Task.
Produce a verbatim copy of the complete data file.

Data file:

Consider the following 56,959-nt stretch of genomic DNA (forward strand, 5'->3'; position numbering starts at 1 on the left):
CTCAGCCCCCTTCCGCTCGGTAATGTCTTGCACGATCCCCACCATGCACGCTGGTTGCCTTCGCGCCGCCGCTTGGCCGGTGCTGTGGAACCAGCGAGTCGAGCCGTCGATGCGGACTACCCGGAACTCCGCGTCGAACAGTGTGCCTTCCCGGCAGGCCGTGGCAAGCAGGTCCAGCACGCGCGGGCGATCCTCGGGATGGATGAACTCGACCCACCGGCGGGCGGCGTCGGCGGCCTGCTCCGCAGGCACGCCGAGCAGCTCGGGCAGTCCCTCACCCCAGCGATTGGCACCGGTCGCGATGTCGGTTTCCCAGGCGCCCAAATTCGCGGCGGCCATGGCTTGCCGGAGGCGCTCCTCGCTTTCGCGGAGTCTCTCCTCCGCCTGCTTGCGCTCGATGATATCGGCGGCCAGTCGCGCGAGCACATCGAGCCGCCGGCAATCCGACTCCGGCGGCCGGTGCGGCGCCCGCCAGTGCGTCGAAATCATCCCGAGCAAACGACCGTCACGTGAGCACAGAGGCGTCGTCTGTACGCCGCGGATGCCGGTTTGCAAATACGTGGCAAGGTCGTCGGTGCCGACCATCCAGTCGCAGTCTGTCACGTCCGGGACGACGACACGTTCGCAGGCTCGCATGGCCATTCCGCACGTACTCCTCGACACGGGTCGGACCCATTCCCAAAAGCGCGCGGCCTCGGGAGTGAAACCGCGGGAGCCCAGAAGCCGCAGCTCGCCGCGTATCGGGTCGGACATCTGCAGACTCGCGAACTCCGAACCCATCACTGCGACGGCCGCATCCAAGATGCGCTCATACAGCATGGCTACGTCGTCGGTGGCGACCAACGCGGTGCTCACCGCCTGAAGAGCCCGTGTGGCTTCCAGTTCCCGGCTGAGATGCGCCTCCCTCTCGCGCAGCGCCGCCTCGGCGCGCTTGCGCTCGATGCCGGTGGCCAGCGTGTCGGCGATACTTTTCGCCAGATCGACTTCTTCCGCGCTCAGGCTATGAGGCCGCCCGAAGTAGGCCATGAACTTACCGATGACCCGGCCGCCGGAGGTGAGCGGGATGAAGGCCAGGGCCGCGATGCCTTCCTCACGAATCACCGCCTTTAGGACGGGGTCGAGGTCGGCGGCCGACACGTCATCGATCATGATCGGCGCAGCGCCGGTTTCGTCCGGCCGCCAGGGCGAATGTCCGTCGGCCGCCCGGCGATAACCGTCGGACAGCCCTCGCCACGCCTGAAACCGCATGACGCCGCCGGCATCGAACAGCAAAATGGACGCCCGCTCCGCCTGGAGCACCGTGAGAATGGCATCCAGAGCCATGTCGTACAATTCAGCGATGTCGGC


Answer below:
Consider the following 56,959-nt stretch of genomic DNA (forward strand, 5'->3'; position numbering starts at 1 on the left):
CTCAGCCCCCTTCCGCTCGGTAATGTCTTGCACGATCCCCACCATGCACGCTGGTTGCCTTCGCGCCGCCGCTTGGCCGGTGCTGTGGAACCAGCGAGTCGAGCCGTCGATGCGGACTACCCGGAACTCCGCGTCGAACAGTGTGCCTTCCCGGCAGGCCGTGGCAAGCAGGTCCAGCACGCGCGGGCGATCCTCGGGATGGATGAACTCGACCCACCGGCGGGCGGCGTCGGCGGCCTGCTCCGCAGGCACGCCGAGCAGCTCGGGCAGTCCCTCACCCCAGCGATTGGCACCGGTCGCGATGTCGGTTTCCCAGGCGCCCAAATTCGCGGCGGCCATGGCTTGCCGGAGGCGCTCCTCGCTTTCGCGGAGTCTCTCCTCCGCCTGCTTGCGCTCGATGATATCGGCGGCCAGTCGCGCGAGCACATCGAGCCGCCGGCAATCCGACTCCGGCGGCCGGTGCGGCGCCCGCCAGTGCGTCGAAATCATCCCGAGCAAACGACCGTCACGTGAGCACAGAGGCGTCGTCTGTACGCCGCGGATGCCGGTTTGCAAATACGTGGCAAGGTCGTCGGTGCCGACCATCCAGTCGCAGTCTGTCACGTCCGGGACGACGACACGTTCGCAGGCTCGCATGGCCATTCCGCACGTACTCCTCGACACGGGTCGGACCCATTCCCAAAAGCGCGCGGCCTCGGGAGTGAAACCGCGGGAGCCCAGAAGCCGCAGCTCGCCGCGTATCGGGTCGGACATCTGCAGACTCGCGAACTCCGAACCCATCACTGCGACGGCCGCATCCAAGATGCGCTCATACAGCATGGCTACGTCGTCGGTGGCGACCAACGCGGTGCTCACCGCCTGAAGAGCCCGTGTGGCTTCCAGTTCCCGGCTGAGATGCGCCTCCCTCTCGCGCAGCGCCGCCTCGGCGCGCTTGCGCTCGATGCCGGTGGCCAGCGTGTCGGCGATACTTTTCGCCAGATCGACTTCTTCCGCGCTCAGGCTATGAGGCCGCCCGAAGTAGGCCATGAACTTACCGATGACCCGGCCGCCGGAGGTGAGCGGGATGAAGGCCAGGGCCGCGATGCCTTCCTCACGAATCACCGCCTTTAGGACGGGGTCGAGGTCGGCGGCCGACACGTCATCGATCATGATCGGCGCAGCGCCGGTTTCGTCCGGCCGCCAGGGCGAATGTCCGTCGGCCGCCCGGCGATAACCGTCGGACAGCCCTCGCCACGCCTGAAACCGCATGACGCCGCCGGCATCGAACAGCAAAATGGACGCCCGCTCCGCCTGGAGCACCGTGAGAATGGCATCCAGAGCCATGTCGTACAATTCAGCGATGTCGGC